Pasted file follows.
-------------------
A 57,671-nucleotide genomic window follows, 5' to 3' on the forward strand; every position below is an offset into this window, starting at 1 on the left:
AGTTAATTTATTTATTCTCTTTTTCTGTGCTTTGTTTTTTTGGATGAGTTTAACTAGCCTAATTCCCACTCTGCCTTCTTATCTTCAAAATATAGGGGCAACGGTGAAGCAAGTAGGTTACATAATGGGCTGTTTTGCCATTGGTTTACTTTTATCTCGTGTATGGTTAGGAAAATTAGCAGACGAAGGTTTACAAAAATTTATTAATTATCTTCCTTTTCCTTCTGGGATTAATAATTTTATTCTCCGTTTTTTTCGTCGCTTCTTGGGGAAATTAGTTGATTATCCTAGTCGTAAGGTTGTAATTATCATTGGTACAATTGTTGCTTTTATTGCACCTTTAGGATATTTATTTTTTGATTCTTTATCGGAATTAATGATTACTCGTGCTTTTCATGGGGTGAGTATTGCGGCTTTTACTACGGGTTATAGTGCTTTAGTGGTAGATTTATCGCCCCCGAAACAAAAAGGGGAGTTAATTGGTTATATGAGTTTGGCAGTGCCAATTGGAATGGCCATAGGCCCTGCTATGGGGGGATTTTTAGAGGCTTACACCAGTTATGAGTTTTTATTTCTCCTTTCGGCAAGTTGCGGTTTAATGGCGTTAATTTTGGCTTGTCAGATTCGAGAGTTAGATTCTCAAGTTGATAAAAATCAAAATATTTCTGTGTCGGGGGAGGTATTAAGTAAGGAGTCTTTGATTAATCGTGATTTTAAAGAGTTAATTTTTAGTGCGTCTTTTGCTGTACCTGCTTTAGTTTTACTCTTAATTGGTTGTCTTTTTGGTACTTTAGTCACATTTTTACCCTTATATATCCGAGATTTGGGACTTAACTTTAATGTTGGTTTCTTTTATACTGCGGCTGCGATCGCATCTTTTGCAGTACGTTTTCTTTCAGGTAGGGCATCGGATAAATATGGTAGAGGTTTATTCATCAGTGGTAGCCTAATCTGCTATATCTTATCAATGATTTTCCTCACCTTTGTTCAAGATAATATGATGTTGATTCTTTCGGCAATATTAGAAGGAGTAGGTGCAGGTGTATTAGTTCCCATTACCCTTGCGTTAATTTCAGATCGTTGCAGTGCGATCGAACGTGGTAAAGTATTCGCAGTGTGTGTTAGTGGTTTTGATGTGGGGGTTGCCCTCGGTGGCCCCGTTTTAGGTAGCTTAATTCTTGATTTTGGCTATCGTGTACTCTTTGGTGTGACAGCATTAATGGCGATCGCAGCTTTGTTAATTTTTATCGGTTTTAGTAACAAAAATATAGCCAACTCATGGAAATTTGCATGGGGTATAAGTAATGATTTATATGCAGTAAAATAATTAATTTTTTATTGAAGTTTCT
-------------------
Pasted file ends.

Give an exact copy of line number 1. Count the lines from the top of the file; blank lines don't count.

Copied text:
A 57,671-nucleotide genomic window follows, 5' to 3' on the forward strand; every position below is an offset into this window, starting at 1 on the left: